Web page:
For all the focus on high strategy and grand geopolitical narratives, at the end of the day summits between global leaders are largely lost or won according to the personal chemistry that exists between the principle players.
Ronald Reagan famously got along with the USSR’s Mikhail Gorbachev, bringing about major non-proliferation deals. Richard Nixon, despite coming from an utterly different cultural and political background, enjoyed a strange bond with the Chinese premier Zhou Enlai in the early 1970s, pushing forward the historic US China rapprochement. So if Donald Trump and Xi Jinping get along, it could mean peace and prosperity for not just the US and China, but the world in general.
If the rapport is good, things that were impossible one day become very feasible after leaders have met. If it isn’t, there is likely to be rancour and distaste.
We already know that Trump is not a man to conceal his feelings. Japanese Prime Minister Shinzo Abe got an excruciatingly long handshake. German Chancellor Angela Merkel got nothing at all. Poor British Prime Minister Theresa May even got a very fleeting, furtive holding of the presidential hand. These were each taken as symbols of the meetings and the health of the bilateral relationships overall.
The Chinese play heavily on the symbolism around grand state visits. This is partly because for them the key audience is not the outside world into which their leaders are venturing, but the watching masses back home. For Xi to have secured a visit to Trump’s own intimate space – his Mar-a-Lago Florida resort – is a good start. But the real issue is whether, despite the mountains of preparation that will have gone into this summit, the two men, in the moments of their initial encounter, actually like each other.
Xi has a number of huge advantages on his side. The very fact that the Chinese president leads the second largest economy in the world and the most powerful military after the US, will be reason enough for Trump to want to make a good impression – and he’s someone for whom size matters. For Trump, the vastness of the Chinese economy and its global impact means he will take this visit seriously. It is the most important bilateral relationship that the US has.
A meeting of equals
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The Chinese have – so far – very skillfully read the US president. They understand well enough the gap between his rhetoric and the reality underlying it. His provocative remarks late last year about Taiwan did not ruffle their feathers too much. China’s response to other provocations has been measured and careful. In Xi Jinping, Trump is dealing with a politician of immense self-control and confidence. The likelihood is that deep down it will be he, not the visiting Chinese, who will be a little in awe.
Then there is the fact that in an odd way both leaders are deal makers – or at least see themselves as such. They need, for their respective domestic constituencies, tangible things to come out of this visit. They need to deliver good headlines. It is not in their mutual interests to have a fractious, divisive encounter. They will both be on their best behaviour.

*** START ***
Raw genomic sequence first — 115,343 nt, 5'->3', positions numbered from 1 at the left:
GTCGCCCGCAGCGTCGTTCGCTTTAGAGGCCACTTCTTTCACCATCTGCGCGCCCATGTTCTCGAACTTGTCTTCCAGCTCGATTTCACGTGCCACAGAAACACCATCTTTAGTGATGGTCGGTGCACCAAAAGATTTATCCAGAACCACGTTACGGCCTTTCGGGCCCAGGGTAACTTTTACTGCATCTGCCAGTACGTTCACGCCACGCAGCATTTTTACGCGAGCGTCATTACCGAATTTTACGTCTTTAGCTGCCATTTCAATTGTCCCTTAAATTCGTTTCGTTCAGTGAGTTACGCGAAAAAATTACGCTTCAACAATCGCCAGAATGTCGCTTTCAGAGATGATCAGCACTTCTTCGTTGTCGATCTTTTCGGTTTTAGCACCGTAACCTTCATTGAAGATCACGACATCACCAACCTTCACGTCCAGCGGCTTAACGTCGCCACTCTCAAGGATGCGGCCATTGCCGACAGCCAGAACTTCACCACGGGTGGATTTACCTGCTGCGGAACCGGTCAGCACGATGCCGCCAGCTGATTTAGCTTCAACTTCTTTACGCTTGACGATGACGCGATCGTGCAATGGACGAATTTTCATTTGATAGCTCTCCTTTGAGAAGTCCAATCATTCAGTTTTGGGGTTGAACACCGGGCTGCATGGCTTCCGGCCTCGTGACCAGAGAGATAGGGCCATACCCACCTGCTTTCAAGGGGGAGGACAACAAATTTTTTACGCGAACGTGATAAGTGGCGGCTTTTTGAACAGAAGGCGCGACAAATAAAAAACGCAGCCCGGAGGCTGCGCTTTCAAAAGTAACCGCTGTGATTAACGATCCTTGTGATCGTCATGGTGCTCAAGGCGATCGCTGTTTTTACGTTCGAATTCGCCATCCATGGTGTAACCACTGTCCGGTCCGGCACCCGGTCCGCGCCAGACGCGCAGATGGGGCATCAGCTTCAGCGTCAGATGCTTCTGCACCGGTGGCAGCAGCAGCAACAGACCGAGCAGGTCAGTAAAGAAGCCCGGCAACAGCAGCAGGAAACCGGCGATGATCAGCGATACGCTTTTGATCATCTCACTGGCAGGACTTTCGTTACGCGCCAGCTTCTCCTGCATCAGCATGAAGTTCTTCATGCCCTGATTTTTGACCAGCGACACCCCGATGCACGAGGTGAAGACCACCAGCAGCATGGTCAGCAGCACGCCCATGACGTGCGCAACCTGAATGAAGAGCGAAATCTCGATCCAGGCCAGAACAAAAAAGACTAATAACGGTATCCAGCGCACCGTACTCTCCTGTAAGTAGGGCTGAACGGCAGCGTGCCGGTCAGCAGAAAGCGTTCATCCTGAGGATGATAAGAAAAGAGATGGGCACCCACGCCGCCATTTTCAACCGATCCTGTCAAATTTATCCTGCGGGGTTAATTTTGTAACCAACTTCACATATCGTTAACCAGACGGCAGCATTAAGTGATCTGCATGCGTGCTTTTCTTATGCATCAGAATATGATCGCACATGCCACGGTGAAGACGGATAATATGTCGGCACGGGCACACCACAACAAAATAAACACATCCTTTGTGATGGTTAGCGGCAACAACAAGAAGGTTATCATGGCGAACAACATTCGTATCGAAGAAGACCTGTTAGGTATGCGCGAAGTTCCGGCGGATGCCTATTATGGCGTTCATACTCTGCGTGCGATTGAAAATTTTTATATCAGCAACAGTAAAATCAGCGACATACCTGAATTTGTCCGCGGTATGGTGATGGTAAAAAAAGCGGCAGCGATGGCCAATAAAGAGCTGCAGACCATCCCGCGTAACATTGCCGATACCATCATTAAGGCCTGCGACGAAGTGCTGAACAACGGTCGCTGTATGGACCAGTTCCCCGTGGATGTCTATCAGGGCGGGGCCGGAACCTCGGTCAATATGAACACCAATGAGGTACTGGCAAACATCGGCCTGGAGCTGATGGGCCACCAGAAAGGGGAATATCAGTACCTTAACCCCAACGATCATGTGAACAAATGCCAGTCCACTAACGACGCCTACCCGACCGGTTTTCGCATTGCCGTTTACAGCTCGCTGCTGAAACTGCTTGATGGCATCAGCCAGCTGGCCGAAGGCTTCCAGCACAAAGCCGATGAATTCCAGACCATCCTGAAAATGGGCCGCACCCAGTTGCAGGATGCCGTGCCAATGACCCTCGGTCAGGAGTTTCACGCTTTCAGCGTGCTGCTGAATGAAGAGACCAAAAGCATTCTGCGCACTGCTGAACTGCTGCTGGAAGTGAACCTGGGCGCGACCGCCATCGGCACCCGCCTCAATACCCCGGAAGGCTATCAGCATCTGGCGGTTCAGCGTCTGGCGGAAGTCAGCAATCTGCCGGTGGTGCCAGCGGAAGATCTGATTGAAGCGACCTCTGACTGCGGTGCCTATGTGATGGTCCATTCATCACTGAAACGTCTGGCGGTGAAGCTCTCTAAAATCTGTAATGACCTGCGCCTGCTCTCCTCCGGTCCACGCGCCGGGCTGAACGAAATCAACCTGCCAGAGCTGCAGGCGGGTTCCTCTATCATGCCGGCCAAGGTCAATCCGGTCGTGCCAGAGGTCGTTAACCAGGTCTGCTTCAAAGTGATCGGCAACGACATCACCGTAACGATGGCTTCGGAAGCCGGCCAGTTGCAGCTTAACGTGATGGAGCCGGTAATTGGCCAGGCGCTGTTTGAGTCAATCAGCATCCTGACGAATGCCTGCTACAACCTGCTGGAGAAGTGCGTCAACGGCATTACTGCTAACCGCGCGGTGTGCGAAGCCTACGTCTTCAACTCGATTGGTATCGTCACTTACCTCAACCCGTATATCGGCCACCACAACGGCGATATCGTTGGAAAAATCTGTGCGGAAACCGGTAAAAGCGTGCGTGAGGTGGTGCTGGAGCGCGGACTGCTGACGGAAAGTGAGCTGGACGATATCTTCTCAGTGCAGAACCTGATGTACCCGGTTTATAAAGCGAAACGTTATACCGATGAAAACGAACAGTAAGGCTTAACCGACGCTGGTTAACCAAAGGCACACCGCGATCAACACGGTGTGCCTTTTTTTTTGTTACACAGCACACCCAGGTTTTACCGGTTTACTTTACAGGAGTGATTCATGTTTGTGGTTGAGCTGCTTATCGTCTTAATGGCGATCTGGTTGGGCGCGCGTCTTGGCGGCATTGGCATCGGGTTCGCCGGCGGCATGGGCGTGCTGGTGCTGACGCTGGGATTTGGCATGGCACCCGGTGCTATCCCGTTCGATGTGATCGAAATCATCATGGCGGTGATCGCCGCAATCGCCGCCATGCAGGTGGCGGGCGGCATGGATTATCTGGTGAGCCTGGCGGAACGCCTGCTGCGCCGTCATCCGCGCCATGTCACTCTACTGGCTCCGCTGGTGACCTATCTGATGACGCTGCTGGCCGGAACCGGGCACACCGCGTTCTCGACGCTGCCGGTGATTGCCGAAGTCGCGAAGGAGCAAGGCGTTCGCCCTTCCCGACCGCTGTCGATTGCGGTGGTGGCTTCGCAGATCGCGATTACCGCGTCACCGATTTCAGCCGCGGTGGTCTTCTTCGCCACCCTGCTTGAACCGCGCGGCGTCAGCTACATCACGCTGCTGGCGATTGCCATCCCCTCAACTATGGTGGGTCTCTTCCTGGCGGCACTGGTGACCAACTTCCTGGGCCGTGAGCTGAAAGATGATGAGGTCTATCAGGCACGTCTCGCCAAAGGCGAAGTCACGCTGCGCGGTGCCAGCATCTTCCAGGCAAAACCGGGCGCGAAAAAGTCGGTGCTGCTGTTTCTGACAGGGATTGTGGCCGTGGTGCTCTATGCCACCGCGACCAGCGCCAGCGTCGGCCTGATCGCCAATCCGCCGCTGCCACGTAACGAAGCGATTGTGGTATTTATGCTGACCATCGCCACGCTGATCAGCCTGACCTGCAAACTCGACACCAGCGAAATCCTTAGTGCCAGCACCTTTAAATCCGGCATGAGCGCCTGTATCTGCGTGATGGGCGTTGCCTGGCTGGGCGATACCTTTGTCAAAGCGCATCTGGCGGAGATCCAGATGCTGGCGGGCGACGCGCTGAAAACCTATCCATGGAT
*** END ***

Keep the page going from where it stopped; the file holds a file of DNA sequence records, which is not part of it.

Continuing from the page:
Finally, the visit will succeed because the Chinese are perhaps among the most effective in the world now when it comes to diplomacy. They understand the value of flattery, and they know that their president is meeting one of the most egotistical leaders on the planet.
The Chinese will therefore work hard for Xi to make Trump feel important, respected and valued. They will no doubt also be able send subliminal messages that for Trump’s family interests, too, China is now a second home. And they will be keen to get him there as soon as they can on a state visit so that they can engulf him in their sumptuous hospitality, leaving him dizzy with admiration for a country that can simply close down whole cities to allow a president car cavalcade to sail through.
If a strong personal rapport can be created between Trump and Xi, then the world will become a significantly safer place. It will mean the two most powerful men, the ones with the most ability to harm each other, will instead create a direct link that will immediately become utterly crucial when problems occur – as they almost certainly will.
Xi’s predecessor, Hu Jintao, did a poor job of getting to know President Obama when he was elected and Obama’s state visit to China in 2009 was a lost opportunity for cooperation. Xi is a far less wooden, far more charismatic figure. He is also a very natural politician, and, like all gifted politicians, a good actor. The likelihood is that, whatever he might really think of Trump, for the benefit of the party he heads and the country he leads, he will do all he can to get on with him. Who knows: they might even end up as best friends.
Kerry Brown is a Professor of Chinese Politics and the Director of the Lau China Institute at King’s College London.
This article was originally published on The Conversation. Read the original article.